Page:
Garuda and Air New Zealand, the last two of 15 airlines accused of fixing air cargo prices, have now been found to have contravened cartel laws.
Airlines that already settled the case — 13 of them — have been fined a combined $98.5 million. Among them, Qantas was ordered to pay $20 million, Singapore Airlines $11.75 million and Cathay Pacific $11.25 million.
The Federal Court today upheld an appeal by competition watchdog the ACCC (Australian Competition and Consumer Commission) against a ruling that Garuda and Air New Zealand couldn’t be found to have fixed prices because this took place outside Australia.
“The air cargo case is a very significant one for the ACCC, as it involved a substantial number of airlines engaging in price fixing conduct around the world,” says ACCC chairman Rod Sims.
“Although it is no longer a requirement of our cartel laws that it be established that price fixing occurred in a market in Australia, this decision is significant because it confirms the ACCC’s view that the conduct by the airlines in fixing air cargo surcharges to be paid by Australian importers and ultimately passed on to Australian consumers, were caught by Australian competition laws.”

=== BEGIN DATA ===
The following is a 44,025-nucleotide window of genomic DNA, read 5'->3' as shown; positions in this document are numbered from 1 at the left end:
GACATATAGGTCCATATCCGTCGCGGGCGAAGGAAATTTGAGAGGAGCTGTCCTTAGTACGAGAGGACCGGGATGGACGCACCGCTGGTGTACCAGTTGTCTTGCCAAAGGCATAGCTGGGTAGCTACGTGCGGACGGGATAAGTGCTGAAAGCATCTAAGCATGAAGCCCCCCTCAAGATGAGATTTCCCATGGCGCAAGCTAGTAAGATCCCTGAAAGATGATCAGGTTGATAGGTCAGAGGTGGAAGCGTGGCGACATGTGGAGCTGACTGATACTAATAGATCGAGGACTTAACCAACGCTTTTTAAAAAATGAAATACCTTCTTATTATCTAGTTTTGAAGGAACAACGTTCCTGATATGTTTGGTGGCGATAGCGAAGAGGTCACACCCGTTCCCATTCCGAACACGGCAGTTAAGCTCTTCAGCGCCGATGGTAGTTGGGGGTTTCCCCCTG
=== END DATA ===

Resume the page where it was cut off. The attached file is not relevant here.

The ACCC took action against 15 international airlines. Thirteen settled and the Federal Court handed out fines.
In 2014, the court dismissed the ACCC’s proceedings against Garuda and Air New Zealand on the basis that the conduct did not occur in a “market in Australia”. The ACCC appealed to the full bench of the Federal Court.
Today it found that price fixing by Garuda and Air New Zealand Ltd took place in a “market in Australia” and thus breached Australia’s price fixing laws.
The court has yet to determine the fines resulting from the finding.
Here are the penalties imposed so far:
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